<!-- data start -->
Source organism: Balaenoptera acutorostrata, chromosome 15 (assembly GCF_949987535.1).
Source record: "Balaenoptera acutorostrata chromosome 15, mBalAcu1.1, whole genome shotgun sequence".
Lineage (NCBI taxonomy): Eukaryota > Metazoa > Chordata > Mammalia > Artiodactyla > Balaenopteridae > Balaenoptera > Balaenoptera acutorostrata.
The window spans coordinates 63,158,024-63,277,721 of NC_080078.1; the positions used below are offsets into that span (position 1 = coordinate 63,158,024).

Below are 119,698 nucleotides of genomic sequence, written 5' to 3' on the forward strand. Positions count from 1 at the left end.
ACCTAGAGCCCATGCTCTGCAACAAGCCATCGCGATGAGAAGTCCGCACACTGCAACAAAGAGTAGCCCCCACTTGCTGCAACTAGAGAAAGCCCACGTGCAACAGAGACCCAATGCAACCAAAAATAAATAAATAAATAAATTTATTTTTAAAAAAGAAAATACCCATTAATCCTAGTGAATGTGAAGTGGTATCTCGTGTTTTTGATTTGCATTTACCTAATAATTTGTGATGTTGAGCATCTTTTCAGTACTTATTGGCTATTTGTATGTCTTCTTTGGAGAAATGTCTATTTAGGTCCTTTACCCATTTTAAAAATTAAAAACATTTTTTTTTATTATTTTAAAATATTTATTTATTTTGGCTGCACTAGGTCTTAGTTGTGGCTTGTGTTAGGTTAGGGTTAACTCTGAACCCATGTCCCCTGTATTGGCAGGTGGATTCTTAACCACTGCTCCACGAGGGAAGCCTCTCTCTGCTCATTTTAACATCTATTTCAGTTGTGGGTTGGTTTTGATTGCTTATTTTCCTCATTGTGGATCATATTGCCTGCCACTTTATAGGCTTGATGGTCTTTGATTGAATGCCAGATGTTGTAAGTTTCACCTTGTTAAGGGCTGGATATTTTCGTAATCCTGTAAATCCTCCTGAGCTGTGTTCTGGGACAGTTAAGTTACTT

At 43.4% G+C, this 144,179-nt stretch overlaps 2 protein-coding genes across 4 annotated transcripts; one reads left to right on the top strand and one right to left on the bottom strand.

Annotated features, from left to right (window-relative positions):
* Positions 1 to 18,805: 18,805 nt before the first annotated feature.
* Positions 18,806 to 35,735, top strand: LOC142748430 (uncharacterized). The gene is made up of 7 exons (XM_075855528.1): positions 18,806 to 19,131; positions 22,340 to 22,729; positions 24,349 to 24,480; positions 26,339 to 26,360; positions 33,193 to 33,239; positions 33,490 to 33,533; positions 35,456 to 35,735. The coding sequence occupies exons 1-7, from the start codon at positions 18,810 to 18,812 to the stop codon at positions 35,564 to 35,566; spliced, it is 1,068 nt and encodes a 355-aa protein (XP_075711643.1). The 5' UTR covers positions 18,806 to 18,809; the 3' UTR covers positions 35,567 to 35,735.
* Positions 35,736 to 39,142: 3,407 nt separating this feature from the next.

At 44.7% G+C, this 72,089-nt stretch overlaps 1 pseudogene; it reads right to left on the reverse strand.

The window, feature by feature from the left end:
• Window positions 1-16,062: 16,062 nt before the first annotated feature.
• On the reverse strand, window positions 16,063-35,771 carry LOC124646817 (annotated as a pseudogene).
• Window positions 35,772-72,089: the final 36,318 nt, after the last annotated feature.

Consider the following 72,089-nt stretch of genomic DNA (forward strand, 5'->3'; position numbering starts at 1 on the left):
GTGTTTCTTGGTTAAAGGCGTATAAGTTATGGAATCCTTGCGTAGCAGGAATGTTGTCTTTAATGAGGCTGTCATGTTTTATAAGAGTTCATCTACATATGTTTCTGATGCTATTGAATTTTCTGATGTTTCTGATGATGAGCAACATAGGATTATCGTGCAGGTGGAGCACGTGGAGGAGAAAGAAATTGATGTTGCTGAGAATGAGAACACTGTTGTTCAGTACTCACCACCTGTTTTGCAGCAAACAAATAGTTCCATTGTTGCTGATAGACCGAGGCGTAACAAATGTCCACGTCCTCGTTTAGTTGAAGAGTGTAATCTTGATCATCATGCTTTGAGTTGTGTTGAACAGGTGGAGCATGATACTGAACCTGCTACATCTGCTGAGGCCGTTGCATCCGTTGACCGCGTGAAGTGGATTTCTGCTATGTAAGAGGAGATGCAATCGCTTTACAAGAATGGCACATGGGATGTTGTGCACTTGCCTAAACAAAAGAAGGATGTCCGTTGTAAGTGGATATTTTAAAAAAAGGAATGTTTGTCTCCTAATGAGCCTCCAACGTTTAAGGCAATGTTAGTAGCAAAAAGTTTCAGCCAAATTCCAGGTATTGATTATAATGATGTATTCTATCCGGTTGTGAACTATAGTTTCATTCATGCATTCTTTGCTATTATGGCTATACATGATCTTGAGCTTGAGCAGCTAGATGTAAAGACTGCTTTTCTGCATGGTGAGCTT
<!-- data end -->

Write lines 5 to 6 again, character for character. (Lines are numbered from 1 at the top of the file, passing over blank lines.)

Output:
Below are 119,698 nucleotides of genomic sequence, written 5' to 3' on the forward strand. Positions count from 1 at the left end.
ACCTAGAGCCCATGCTCTGCAACAAGCCATCGCGATGAGAAGTCCGCACACTGCAACAAAGAGTAGCCCCCACTTGCTGCAACTAGAGAAAGCCCACGTGCAACAGAGACCCAATGCAACCAAAAATAAATAAATAAATAAATTTATTTTTAAAAAAGAAAATACCCATTAATCCTAGTGAATGTGAAGTGGTATCTCGTGTTTTTGATTTGCATTTACCTAATAATTTGTGATGTTGAGCATCTTTTCAGTACTTATTGGCTATTTGTATGTCTTCTTTGGAGAAATGTCTATTTAGGTCCTTTACCCATTTTAAAAATTAAAAACATTTTTTTTTATTATTTTAAAATATTTATTTATTTTGGCTGCACTAGGTCTTAGTTGTGGCTTGTGTTAGGTTAGGGTTAACTCTGAACCCATGTCCCCTGTATTGGCAGGTGGATTCTTAACCACTGCTCCACGAGGGAAGCCTCTCTCTGCTCATTTTAACATCTATTTCAGTTGTGGGTTGGTTTTGATTGCTTATTTTCCTCATTGTGGATCATATTGCCTGCCACTTTATAGGCTTGATGGTCTTTGATTGAATGCCAGATGTTGTAAGTTTCACCTTGTTAAGGGCTGGATATTTTCGTAATCCTGTAAATCCTCCTGAGCTGTGTTCTGGGACAGTTAAGTTACTT